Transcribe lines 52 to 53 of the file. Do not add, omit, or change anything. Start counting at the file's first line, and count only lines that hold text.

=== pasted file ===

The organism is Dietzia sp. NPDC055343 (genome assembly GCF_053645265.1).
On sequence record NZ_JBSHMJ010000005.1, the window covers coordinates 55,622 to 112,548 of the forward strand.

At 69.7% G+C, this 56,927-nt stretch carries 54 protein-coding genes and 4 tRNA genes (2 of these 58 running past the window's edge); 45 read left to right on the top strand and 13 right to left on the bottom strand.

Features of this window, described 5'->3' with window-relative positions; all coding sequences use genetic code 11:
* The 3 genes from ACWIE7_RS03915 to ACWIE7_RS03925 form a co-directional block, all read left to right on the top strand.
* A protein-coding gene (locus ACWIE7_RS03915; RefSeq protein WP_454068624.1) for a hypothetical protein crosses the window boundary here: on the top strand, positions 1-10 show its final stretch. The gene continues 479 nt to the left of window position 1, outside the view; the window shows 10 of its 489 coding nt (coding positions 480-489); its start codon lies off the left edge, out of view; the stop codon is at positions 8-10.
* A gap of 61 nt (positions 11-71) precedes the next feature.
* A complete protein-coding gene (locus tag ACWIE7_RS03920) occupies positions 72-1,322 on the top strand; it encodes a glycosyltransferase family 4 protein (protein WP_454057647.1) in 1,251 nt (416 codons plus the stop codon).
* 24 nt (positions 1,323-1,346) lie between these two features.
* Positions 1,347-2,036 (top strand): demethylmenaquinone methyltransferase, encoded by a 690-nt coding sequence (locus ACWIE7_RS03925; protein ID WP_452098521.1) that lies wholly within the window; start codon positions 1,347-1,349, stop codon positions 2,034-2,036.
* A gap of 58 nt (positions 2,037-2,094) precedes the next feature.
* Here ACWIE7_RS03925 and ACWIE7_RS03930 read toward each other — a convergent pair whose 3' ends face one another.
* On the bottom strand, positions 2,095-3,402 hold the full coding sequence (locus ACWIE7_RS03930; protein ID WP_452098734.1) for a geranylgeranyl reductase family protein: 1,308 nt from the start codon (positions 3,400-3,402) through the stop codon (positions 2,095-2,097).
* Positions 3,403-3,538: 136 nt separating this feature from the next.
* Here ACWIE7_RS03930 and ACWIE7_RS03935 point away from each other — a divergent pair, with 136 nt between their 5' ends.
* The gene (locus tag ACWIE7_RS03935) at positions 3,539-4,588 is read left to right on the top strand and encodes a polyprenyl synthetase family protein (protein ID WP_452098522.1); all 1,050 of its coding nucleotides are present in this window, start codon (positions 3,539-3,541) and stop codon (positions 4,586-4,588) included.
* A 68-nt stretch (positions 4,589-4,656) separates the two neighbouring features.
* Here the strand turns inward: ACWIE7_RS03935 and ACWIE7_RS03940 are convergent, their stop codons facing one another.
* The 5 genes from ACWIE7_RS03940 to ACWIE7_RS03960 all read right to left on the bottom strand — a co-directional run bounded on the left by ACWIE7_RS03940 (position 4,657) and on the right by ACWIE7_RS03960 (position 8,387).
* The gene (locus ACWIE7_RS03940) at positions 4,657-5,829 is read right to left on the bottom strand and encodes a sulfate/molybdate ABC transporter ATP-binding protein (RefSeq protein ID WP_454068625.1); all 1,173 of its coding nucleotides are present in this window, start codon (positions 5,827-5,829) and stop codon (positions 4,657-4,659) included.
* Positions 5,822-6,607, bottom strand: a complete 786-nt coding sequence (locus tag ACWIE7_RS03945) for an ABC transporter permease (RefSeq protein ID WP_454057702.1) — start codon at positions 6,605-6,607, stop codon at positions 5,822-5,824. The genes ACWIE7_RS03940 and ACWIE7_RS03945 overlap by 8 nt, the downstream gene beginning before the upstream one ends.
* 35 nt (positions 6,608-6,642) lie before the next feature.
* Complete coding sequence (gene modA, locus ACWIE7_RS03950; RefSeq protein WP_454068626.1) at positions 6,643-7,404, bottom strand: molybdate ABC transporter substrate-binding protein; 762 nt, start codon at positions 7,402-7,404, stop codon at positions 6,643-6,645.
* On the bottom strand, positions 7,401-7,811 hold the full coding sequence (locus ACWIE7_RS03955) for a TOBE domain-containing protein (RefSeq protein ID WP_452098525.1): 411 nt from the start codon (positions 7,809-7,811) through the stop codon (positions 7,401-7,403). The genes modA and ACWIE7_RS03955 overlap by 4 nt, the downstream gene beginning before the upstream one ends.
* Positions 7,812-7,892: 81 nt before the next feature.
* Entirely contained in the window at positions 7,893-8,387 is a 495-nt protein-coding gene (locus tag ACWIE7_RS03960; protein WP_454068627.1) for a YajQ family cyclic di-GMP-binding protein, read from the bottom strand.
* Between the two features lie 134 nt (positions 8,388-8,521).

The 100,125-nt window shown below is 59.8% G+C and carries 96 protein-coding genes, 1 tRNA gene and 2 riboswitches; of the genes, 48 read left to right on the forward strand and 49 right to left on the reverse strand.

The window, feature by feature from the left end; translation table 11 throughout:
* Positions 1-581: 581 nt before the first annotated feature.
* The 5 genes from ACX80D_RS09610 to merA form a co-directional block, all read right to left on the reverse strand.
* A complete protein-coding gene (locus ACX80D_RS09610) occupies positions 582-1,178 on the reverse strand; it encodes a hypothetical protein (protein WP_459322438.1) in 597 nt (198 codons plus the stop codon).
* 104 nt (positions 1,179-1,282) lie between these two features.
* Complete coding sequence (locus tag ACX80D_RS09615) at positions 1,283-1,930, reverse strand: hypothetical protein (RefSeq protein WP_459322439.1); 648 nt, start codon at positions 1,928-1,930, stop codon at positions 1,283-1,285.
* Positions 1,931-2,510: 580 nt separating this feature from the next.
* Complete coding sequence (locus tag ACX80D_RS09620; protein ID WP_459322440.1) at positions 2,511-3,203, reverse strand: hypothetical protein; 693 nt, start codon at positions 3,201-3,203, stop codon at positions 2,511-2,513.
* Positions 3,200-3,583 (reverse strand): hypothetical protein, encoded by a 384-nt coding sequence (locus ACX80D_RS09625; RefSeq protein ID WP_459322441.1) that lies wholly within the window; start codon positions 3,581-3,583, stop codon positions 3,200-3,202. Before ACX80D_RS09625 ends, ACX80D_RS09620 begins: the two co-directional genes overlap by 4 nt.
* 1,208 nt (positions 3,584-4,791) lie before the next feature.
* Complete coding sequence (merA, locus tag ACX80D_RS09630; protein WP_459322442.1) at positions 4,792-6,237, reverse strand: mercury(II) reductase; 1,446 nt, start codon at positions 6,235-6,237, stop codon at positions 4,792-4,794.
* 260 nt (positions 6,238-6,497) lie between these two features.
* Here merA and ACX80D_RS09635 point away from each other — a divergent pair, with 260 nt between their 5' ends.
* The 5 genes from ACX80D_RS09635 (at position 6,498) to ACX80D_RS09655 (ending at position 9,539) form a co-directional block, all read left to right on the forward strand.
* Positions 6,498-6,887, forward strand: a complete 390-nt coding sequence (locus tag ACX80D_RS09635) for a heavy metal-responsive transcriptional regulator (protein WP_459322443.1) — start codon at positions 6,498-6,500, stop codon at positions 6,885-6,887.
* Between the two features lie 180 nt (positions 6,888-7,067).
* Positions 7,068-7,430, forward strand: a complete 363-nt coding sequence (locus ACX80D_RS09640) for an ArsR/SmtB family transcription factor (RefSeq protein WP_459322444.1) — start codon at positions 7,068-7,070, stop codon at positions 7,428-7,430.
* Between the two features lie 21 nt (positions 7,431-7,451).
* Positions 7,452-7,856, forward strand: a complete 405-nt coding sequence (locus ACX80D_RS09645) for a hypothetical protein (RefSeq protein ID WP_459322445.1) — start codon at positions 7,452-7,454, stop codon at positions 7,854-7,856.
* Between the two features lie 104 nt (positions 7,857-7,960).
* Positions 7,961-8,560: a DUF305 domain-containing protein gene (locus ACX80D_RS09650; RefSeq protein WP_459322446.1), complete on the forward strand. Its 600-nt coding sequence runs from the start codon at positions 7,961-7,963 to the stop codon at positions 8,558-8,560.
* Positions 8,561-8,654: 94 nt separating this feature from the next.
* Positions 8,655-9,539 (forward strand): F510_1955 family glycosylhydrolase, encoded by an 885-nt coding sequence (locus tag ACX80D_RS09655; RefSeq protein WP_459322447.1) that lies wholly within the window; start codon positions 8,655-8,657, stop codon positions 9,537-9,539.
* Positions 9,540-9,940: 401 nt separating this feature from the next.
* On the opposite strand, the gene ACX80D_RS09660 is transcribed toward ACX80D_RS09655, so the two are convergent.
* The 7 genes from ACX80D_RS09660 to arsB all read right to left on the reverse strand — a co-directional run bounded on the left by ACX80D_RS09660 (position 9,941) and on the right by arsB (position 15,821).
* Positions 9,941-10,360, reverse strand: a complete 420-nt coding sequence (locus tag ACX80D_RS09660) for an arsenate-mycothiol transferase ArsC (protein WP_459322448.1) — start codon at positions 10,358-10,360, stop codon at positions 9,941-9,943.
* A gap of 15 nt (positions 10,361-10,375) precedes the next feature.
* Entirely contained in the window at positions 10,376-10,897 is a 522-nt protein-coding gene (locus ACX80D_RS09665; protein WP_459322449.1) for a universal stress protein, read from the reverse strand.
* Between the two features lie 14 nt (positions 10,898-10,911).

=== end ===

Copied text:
* Positions 9,540-9,940: 401 nt separating this feature from the next.
* On the opposite strand, the gene ACX80D_RS09660 is transcribed toward ACX80D_RS09655, so the two are convergent.